She had to work for her pocket-money. Just simple household chores – wash the cat’s bowls, empty the dishwasher, and so on. Nothing unreasonable.

So, no, she wasn’t spoilt.

She was a nice kid. A kid to be proud of.

So how do you cope when it all goes horribly wrong? What does a mother do when her lovely daughter starts to do all the things – the very things – you had trusted her not to do?

How do you handle it when she turns, seemingly overnight, from a sunny, cheerful teen to an obstreperous, snarling one?

When Debbie was almost sixteen she ran away from home with a thirty-five year old man who had just got out of prison. Out of the blue. She had had a tattoo done on one of her breasts, and I had been angry and hurt about that. A small butterfly, or a flower on a thigh or shoulder is one thing – but this was the head of a horse, very badly done, and huge. She had also, for several weeks, been slightly rude to me. Nothing much, just a bit of back-talk at odd intervals, which I ignored. So it was out of the blue.

Debbie put us through six years of nightmare. For four of those years she disappeared completely and we had no idea where she was or how she was. Alcohol, drugs, pregnancies, rape, police … you name it, we went through it.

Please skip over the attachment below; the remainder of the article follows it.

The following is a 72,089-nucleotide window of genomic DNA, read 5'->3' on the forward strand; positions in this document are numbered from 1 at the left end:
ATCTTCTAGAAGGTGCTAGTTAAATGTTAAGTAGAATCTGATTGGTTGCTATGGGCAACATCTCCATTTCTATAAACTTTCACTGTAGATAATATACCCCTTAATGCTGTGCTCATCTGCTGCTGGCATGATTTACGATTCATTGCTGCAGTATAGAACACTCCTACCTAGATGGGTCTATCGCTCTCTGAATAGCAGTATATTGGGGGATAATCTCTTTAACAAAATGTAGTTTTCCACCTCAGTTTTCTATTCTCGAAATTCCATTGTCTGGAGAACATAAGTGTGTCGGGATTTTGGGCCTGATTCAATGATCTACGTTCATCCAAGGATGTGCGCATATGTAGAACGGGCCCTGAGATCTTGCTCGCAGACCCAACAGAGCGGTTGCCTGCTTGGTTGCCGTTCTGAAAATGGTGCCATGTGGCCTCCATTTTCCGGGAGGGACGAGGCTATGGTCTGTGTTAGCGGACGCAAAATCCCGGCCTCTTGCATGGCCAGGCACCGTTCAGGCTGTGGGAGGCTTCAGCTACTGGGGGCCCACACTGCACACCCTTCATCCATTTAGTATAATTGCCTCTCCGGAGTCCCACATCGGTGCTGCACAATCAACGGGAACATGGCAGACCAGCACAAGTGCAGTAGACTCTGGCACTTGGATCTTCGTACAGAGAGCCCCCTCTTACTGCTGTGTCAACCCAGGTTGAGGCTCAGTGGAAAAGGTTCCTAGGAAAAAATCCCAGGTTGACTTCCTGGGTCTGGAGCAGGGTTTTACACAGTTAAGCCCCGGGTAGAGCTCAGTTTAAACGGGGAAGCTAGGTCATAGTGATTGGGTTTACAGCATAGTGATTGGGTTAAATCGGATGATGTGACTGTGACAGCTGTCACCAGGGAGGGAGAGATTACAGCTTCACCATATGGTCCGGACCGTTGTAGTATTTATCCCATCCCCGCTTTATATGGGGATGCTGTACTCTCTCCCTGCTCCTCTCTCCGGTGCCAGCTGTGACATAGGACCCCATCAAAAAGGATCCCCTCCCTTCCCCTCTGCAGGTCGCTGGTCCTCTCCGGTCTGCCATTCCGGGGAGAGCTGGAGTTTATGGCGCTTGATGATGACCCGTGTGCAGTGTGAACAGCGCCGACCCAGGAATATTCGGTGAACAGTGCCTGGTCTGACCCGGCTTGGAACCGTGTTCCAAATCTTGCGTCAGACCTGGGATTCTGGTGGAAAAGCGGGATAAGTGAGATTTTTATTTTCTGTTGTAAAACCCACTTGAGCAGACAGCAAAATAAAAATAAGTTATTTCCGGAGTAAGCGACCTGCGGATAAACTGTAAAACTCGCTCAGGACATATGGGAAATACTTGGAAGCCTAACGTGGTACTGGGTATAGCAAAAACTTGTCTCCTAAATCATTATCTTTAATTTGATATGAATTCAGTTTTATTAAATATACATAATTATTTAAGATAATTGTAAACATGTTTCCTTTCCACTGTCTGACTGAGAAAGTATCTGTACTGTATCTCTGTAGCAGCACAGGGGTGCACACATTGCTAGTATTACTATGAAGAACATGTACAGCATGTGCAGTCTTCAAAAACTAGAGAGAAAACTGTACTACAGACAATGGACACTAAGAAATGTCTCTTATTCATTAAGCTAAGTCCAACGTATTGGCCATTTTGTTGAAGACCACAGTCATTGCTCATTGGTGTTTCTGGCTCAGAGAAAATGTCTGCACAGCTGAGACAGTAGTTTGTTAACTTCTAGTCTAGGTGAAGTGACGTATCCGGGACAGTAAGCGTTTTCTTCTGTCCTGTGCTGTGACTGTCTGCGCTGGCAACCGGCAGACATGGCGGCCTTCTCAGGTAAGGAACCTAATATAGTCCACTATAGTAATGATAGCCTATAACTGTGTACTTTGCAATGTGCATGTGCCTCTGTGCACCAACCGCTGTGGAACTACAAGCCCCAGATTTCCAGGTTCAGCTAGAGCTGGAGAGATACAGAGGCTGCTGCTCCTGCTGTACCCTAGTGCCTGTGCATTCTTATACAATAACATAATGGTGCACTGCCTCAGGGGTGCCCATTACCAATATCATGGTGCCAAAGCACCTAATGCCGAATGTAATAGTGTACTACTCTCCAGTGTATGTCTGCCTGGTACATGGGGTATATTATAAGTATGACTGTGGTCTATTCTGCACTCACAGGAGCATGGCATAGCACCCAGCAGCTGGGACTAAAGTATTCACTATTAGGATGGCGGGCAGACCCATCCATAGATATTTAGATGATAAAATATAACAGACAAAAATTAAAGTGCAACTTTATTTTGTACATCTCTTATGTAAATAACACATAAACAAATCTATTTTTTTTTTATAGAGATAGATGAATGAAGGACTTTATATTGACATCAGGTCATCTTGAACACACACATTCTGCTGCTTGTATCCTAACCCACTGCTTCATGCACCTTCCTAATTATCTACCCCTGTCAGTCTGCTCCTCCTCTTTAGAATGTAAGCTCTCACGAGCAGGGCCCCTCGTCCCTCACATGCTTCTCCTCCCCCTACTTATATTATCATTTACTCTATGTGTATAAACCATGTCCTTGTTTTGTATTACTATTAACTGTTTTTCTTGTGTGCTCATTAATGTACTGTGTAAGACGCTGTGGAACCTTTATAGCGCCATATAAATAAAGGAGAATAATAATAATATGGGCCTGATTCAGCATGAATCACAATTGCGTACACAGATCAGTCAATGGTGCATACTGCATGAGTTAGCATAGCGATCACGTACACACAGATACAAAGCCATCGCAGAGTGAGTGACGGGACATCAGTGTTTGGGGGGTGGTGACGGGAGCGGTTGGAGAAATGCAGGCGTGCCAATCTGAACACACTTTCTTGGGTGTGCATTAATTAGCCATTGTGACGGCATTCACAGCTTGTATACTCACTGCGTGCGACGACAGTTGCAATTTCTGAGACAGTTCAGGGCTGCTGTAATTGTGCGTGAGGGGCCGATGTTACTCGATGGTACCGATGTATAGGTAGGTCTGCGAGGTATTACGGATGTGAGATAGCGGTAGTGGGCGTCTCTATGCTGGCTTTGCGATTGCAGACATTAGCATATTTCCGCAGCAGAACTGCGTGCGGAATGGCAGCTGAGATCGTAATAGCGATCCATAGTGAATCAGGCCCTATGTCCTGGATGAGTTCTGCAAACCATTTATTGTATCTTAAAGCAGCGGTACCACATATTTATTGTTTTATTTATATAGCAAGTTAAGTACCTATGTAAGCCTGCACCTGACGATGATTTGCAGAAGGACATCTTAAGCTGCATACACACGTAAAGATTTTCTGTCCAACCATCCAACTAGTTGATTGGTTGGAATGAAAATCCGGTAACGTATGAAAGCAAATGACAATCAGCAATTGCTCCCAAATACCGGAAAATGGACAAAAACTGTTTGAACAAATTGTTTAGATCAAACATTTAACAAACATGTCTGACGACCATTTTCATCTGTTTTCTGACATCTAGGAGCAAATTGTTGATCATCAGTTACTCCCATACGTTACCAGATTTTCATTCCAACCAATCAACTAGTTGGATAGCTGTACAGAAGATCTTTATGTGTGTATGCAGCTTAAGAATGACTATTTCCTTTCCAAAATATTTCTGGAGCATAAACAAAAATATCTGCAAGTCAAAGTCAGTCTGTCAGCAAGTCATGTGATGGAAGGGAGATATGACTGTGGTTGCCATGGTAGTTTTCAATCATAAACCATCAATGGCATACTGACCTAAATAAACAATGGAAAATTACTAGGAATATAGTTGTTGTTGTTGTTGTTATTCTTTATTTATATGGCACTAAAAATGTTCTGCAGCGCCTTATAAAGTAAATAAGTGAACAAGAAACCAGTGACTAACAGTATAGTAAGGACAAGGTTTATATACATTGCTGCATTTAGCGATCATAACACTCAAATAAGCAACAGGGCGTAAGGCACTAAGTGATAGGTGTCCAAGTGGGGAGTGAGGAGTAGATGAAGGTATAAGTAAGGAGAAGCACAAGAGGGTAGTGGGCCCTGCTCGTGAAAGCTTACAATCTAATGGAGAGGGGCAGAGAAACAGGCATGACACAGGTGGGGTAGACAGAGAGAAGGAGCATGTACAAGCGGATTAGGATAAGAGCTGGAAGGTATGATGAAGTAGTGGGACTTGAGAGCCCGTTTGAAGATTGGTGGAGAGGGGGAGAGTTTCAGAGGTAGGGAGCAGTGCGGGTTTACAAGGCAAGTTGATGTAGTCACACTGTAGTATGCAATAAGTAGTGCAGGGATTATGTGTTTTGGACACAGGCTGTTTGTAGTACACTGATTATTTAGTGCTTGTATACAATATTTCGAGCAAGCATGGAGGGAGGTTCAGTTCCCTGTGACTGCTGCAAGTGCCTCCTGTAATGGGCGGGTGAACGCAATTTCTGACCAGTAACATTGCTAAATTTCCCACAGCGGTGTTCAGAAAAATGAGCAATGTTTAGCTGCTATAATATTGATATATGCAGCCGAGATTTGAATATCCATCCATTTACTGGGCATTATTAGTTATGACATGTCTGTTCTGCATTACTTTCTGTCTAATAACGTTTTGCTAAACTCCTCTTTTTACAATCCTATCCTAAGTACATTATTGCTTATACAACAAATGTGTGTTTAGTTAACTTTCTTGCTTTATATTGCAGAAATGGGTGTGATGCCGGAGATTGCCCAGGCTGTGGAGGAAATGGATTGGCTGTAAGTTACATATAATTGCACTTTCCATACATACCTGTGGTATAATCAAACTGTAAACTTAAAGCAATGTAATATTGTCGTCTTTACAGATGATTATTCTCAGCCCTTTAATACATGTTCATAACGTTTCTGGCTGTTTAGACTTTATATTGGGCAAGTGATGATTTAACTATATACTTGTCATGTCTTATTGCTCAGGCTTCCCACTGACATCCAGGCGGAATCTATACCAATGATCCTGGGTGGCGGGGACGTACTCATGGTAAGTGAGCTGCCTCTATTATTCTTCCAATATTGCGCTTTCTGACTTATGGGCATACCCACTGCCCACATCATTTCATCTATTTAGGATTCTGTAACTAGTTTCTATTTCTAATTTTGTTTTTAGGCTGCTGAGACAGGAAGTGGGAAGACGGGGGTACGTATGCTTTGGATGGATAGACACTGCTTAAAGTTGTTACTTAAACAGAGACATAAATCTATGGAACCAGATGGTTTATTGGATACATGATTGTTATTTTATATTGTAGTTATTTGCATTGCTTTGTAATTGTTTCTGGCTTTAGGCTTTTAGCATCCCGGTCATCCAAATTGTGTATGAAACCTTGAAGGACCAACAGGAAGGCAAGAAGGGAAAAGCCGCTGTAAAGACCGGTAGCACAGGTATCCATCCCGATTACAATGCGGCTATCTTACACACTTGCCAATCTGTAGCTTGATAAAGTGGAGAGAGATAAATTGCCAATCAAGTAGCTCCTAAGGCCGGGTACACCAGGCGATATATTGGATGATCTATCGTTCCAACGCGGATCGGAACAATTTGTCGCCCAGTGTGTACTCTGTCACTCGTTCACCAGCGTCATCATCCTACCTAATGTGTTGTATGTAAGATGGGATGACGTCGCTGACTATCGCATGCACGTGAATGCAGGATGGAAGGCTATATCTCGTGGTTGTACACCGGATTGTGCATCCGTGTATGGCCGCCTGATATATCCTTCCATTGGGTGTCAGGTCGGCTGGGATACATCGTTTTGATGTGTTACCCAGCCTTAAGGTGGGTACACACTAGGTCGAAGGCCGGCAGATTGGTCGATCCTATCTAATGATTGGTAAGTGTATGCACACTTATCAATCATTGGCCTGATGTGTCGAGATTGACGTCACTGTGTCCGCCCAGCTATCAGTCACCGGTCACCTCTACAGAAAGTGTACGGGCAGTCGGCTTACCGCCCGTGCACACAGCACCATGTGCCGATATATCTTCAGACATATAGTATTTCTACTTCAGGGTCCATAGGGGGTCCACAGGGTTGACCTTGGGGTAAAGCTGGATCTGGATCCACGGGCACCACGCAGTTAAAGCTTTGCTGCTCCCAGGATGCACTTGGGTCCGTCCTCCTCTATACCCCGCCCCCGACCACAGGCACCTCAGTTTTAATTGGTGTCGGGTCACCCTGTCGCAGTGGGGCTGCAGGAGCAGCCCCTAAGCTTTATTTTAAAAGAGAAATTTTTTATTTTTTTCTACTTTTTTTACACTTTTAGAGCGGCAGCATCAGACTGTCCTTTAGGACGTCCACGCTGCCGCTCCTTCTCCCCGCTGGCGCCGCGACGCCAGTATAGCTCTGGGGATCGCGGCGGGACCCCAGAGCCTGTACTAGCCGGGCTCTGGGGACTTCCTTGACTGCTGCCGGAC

Debbie came out the other end of it a pleasant young woman, relatively unscathed. We have a close relationship now, and I think I can say I am relatively unscathed too. But her dad has never really properly recovered. Her behavior triggered Meniere’s disease which has been with him 24/7 ever since – fifteen years now. He is clingy in his love for his daughter in a way that is perhaps slightly …. I can’t find the word … desperate, perhaps?

I am a strong woman. Very strong. I learnt to be strong at an early age. I went to fourteen different schools as a child. I changed country and changed language frequently. Sometimes we lived on a leper colony in Africa (my dad was a doctor of tropical disease). I was the eldest in a huge family. These things make you strong. From an early age you have to make or break. It is good for you.

I won’t go in to all the things that helped me, in adulthood, build-up my muscle (so to speak) but suffice to say that I dealt with A LOT. Never, when I was expecting my baby girl, did I imagine that she would be the cause of the biggest test. As part of my “recovery” process I wrote a book, “A Call from France” which was like a kind of catharsis for me.